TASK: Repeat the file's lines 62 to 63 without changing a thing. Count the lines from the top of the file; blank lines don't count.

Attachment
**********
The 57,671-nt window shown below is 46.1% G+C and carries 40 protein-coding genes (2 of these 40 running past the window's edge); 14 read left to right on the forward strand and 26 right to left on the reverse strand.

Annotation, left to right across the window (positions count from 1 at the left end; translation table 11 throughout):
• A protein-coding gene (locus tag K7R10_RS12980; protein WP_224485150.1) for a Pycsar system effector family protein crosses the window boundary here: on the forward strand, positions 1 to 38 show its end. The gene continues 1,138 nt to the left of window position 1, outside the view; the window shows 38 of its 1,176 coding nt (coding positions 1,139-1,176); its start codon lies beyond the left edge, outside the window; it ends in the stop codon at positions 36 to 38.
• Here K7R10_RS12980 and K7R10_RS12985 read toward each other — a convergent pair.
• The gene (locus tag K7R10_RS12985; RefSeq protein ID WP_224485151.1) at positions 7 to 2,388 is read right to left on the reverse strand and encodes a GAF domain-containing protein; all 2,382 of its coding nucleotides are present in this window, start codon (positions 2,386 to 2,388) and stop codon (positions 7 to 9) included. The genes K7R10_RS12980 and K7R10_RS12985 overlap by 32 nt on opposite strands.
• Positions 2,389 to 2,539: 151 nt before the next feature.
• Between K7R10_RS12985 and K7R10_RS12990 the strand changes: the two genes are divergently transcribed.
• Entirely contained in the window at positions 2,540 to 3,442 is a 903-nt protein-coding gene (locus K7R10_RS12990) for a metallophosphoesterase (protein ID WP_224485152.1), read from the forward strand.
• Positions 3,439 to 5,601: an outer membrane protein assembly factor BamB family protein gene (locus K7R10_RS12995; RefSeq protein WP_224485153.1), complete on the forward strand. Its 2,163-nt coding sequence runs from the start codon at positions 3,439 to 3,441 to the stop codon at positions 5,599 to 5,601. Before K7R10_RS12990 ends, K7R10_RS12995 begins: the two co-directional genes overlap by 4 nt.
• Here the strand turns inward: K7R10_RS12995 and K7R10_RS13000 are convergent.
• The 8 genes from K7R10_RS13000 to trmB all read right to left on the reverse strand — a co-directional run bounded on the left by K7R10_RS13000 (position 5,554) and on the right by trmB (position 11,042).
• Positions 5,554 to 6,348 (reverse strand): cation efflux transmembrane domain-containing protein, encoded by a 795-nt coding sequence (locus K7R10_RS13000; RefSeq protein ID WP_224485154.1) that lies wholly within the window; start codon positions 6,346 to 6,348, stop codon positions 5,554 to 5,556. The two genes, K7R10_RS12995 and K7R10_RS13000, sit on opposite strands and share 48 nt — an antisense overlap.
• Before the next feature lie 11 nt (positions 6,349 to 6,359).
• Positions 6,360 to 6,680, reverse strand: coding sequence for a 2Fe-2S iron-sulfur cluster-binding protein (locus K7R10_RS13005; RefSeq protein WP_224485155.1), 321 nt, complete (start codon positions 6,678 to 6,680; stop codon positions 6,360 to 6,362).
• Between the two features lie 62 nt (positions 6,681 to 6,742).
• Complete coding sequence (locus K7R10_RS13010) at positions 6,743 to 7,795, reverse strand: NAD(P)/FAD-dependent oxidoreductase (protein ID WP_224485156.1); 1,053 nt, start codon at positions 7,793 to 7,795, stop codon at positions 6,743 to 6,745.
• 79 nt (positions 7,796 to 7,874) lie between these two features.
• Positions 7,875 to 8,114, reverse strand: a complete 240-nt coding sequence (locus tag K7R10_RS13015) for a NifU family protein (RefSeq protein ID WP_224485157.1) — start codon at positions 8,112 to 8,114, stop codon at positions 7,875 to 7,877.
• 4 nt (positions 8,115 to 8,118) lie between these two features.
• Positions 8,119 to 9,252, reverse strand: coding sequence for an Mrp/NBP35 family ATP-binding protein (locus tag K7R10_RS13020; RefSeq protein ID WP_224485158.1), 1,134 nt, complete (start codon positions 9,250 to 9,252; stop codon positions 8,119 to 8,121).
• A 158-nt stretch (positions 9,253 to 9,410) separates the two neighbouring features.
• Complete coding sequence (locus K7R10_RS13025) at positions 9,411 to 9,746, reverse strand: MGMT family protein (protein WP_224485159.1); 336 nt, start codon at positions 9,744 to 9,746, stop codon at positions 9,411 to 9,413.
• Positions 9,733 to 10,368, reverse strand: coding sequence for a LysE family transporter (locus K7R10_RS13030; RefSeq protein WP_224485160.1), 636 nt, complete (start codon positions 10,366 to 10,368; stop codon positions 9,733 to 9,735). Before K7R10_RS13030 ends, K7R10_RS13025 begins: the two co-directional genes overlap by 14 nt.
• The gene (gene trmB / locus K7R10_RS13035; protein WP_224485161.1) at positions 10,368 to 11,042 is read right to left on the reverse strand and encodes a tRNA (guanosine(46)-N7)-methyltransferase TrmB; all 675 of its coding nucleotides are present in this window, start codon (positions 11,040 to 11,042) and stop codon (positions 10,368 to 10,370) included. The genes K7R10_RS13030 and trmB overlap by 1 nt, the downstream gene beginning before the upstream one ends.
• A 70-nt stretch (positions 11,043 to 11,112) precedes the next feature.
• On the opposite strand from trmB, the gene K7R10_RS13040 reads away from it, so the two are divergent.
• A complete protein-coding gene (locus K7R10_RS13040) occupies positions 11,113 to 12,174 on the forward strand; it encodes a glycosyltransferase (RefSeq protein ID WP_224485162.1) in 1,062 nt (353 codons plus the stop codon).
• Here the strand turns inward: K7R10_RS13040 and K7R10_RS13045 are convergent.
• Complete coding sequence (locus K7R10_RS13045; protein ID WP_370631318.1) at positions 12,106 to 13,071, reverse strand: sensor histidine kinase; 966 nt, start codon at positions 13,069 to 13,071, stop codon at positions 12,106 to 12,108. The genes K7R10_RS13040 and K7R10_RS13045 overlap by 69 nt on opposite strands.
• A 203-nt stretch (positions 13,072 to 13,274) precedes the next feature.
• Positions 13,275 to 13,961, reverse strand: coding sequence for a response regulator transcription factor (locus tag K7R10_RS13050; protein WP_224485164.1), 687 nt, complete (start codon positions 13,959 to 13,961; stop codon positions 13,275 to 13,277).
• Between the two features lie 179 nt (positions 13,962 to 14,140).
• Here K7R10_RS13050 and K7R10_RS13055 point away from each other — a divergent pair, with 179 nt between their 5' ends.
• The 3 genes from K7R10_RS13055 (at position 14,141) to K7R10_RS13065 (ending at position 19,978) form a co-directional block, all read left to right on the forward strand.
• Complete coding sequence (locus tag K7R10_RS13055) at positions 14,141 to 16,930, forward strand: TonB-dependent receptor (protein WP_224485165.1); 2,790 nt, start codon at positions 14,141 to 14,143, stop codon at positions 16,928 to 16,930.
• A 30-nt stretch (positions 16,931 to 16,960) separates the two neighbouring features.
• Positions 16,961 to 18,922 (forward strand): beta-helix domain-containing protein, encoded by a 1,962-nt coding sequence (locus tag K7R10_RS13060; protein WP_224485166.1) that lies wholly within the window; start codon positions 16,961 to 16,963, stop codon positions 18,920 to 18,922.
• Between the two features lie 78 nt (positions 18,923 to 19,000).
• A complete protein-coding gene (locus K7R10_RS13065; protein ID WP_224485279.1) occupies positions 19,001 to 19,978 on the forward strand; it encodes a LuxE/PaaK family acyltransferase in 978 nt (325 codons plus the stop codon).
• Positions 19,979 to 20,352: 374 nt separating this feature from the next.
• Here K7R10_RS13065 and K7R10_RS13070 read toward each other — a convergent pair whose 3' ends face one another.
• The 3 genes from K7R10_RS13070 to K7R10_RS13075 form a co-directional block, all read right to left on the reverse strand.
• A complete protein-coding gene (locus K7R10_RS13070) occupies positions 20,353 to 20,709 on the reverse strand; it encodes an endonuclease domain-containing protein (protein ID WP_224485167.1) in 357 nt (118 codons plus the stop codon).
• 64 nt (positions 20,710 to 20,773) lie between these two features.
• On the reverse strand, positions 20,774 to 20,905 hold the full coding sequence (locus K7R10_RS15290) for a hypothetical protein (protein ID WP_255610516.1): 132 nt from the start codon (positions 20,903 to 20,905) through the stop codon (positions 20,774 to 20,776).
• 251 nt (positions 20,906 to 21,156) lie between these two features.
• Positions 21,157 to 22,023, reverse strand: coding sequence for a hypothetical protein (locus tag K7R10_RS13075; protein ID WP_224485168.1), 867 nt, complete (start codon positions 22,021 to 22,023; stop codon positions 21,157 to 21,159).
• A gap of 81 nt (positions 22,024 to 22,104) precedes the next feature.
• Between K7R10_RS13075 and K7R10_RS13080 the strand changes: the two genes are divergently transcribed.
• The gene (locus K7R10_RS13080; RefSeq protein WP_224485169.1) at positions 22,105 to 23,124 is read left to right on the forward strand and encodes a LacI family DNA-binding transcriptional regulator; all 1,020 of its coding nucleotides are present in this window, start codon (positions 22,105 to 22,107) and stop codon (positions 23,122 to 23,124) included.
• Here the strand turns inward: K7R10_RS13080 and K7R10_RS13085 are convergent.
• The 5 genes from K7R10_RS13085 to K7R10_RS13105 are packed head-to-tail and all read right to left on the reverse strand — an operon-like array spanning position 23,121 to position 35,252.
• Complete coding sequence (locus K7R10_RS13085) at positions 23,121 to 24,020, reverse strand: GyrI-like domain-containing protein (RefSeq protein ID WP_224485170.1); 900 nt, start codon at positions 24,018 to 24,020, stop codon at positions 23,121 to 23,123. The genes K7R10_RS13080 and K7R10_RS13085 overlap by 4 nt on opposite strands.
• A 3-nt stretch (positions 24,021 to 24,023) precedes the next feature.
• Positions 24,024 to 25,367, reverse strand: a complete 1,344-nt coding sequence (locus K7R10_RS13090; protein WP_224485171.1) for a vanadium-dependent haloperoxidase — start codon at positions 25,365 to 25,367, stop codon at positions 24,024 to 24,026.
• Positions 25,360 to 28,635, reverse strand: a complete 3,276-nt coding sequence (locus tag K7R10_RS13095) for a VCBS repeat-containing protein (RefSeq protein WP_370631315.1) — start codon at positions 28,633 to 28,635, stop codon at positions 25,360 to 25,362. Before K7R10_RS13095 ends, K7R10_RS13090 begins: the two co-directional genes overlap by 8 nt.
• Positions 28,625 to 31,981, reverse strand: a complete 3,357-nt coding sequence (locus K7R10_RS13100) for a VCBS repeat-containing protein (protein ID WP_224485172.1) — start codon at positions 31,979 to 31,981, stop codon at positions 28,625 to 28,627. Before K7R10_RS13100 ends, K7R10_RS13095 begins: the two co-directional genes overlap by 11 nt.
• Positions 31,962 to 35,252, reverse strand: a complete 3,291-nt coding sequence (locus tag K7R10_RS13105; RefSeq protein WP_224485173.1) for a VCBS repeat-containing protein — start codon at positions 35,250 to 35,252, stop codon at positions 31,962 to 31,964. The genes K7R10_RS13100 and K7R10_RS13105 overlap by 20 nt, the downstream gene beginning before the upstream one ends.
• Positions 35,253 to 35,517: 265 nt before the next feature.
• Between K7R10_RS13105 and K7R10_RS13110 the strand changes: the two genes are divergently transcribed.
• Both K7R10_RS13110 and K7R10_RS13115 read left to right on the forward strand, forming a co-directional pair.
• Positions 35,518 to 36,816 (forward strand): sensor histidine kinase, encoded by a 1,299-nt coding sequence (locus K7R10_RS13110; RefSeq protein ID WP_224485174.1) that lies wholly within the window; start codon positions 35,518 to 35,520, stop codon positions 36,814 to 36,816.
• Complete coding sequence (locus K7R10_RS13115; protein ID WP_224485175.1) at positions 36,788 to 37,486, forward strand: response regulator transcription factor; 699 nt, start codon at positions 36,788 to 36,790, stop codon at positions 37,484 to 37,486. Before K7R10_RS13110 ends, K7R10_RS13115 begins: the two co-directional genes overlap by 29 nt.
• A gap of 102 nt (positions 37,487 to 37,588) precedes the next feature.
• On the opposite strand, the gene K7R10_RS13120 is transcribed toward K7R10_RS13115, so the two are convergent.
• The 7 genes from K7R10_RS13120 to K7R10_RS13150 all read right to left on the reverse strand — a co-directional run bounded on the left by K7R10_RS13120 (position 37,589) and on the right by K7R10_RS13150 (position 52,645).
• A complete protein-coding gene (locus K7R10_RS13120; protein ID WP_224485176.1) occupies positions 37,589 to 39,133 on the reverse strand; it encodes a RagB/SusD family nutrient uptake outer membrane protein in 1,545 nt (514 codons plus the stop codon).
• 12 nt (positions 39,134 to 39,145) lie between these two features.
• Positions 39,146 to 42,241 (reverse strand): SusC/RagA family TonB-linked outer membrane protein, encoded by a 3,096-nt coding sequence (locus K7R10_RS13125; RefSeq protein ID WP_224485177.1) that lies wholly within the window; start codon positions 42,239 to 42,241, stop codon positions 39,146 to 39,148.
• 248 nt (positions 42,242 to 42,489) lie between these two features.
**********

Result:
• Positions 35,518 to 36,816 (forward strand): sensor histidine kinase, encoded by a 1,299-nt coding sequence (locus K7R10_RS13110; RefSeq protein ID WP_224485174.1) that lies wholly within the window; start codon positions 35,518 to 35,520, stop codon positions 36,814 to 36,816.
• Complete coding sequence (locus K7R10_RS13115; protein ID WP_224485175.1) at positions 36,788 to 37,486, forward strand: response regulator transcription factor; 699 nt, start codon at positions 36,788 to 36,790, stop codon at positions 37,484 to 37,486. Before K7R10_RS13110 ends, K7R10_RS13115 begins: the two co-directional genes overlap by 29 nt.